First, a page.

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A powerful, poetic memoir about what it means to exist as an Indigenous woman in America, told in snapshots of the author’s encounters with gun violence.
Goop Book Club Pick • “Essential . . . We need more voices like Toni Jensen’s, more books like Carry.”—Tommy Orange, New York Times bestselling author of There There
Toni Jensen grew up around guns: As a girl, she learned to shoot birds in rural Iowa with her father, a card-carrying member of the NRA. As an adult, she’s had guns waved in her face near Standing Rock, and felt their silent threat on the concealed-carry campus where she teaches. And she has always known that in this she is not alone. As a Métis woman, she is no stranger to the violence enacted on the bodies of Indigenous women, on Indigenous land, and the ways it is hidden, ignored, forgotten.
In Carry, Jensen maps her personal experience onto the historical, exploring how history is lived in the body and redefining the language we use to speak about violence in America. In the title chapter, Jensen connects the trauma of school shootings with her own experiences of racism and sexual assault on college campuses. “The Worry Line” explores the gun and gang violence in her neighborhood the year her daughter was born. “At the Workshop” focuses on her graduate school years, during which a workshop classmate repeatedly killed off thinly veiled versions of her in his stories. In “Women in the Fracklands,” Jensen takes the reader inside Standing Rock during the Dakota Access Pipeline protests and bears witness to the peril faced by women in regions overcome by the fracking boom.
In prose at once forensic and deeply emotional, Toni Jensen shows herself to be a brave new voice and a fearless witness to her own difficult history—as well as to the violent cultural landscape in which she finds her coordinates. With each chapter, Carry reminds us that surviving in one’s country is not the same as surviving one’s country.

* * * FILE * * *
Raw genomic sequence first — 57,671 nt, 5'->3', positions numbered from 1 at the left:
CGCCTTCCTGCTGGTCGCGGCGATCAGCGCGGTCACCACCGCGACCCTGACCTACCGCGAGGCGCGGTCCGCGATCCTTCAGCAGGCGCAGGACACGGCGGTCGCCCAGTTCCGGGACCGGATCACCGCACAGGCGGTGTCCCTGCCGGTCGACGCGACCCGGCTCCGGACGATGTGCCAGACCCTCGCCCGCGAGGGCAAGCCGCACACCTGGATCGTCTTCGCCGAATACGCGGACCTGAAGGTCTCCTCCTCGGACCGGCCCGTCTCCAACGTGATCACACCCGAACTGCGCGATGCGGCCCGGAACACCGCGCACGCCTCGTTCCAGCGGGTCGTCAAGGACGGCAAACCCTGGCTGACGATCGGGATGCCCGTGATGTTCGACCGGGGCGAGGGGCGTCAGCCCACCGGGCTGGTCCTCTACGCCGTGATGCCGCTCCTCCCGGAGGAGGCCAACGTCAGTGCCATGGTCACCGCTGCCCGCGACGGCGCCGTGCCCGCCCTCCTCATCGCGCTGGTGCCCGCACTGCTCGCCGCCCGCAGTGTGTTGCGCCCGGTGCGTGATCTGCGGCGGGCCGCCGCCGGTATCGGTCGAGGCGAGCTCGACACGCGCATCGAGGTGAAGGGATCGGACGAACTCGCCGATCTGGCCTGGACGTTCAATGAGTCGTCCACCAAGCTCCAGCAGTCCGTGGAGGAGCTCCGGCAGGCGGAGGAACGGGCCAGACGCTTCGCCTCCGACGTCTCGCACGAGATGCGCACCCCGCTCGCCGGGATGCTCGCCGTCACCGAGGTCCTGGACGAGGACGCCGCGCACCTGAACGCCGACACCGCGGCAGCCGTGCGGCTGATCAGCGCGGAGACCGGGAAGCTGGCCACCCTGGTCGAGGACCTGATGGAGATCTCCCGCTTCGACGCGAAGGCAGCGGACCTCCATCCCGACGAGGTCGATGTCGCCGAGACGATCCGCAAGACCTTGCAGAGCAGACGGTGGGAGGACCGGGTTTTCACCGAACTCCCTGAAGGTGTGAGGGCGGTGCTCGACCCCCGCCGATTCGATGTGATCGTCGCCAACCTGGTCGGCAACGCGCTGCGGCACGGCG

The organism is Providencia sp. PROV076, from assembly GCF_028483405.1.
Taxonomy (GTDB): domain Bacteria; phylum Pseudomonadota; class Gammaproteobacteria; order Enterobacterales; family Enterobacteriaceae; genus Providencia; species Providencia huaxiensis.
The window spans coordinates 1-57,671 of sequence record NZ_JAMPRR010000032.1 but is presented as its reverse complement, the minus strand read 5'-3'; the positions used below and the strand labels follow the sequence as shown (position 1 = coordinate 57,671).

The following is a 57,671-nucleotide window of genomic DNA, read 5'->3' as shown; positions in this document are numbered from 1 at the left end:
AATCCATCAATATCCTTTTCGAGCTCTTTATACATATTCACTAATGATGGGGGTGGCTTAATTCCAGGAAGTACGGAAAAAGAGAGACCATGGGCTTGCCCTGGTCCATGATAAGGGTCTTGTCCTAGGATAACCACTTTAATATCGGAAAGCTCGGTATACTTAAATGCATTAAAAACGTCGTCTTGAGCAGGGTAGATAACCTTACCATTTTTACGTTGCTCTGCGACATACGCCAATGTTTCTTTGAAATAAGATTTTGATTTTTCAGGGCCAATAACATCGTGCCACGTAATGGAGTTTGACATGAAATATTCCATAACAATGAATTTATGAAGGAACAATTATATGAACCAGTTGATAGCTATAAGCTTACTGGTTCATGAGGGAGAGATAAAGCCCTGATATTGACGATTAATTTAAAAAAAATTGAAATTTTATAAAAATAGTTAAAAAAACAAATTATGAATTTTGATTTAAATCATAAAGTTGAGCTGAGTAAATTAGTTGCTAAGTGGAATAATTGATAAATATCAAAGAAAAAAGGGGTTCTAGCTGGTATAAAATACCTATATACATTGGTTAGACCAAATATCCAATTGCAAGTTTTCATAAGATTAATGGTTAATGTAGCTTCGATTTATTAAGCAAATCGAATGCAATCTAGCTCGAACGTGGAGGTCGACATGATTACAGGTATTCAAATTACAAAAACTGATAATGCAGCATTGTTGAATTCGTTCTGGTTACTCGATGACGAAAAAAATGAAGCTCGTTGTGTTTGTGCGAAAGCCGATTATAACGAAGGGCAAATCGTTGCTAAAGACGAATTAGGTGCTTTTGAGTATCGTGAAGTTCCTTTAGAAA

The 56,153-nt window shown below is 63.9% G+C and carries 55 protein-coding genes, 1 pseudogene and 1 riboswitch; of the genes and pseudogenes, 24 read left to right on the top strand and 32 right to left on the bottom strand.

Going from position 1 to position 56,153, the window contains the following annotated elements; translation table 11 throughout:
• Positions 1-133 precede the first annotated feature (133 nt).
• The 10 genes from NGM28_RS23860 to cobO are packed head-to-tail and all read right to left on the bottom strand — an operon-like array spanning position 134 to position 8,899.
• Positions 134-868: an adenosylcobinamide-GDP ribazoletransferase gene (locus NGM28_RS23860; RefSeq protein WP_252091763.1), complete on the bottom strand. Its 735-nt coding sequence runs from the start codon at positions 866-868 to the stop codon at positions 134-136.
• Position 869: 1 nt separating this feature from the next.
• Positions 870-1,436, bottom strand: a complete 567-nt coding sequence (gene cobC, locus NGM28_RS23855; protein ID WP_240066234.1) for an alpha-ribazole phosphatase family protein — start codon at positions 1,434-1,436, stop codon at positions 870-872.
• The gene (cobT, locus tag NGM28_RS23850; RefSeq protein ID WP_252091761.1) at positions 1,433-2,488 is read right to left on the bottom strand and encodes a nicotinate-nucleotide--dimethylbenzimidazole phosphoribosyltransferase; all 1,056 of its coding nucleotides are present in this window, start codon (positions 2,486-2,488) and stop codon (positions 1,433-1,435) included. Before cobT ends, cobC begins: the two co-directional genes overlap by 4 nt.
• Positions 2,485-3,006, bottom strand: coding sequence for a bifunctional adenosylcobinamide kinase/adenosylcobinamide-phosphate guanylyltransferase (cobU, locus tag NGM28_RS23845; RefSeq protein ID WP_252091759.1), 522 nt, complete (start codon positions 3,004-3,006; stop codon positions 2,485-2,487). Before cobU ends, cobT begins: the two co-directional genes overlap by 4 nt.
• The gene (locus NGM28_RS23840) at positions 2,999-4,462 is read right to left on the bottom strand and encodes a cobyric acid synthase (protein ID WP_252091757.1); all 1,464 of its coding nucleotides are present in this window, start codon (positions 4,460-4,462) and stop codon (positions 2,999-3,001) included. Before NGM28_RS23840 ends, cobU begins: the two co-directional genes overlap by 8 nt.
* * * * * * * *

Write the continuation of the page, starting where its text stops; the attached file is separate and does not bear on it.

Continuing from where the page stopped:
Under the Cover
An excerpt from Carry
Women in the Fracklands
On Magpie Road, the colors are in riot. Sharp blue sky over green and yellow tall grass that rises and falls like water in the North Dakota wind. Magpie Road holds no magpies, only robins and crows. A group of magpies is called a tiding, a gulp, a murder, a charm. When the men in the pickup make their first pass, there on the road, you are photographing the grass against sky, an ordinary bird blurring over a lone rock formation.
You do not photograph the men, but if you had, you might have titled it “Father and Son Go Hunting.” They wear camouflage, and their mouths move in animation or argument. They have their windows down, as you have left those in your own car down the road. It is warm for fall. It is grouse season and maybe partridge but not yet waterfowl. Despite how partridge are in the lexicon vis-à-vis pear trees and holiday singing, the birds actually make their homes on the ground. You know which birds are in season because you are from Iowa, another rural place where guns and men and shooting seasons are part of the knowledge considered common.
Merriam-Webster’s Collegiate Dictionary defines in season in relation to timing, levels of fitness, and whether a thing is “legally available to be hunted or caught.” The first use of off-season comes in 1847. Definitions include:
1: a time of suspended or reduced activity, especially: the time during which an athlete is not training or competing
2: a period of time when travel to a particular place is less popular and prices are usually lower
3: sports: a period of time when official games, tournaments, etc., are not being played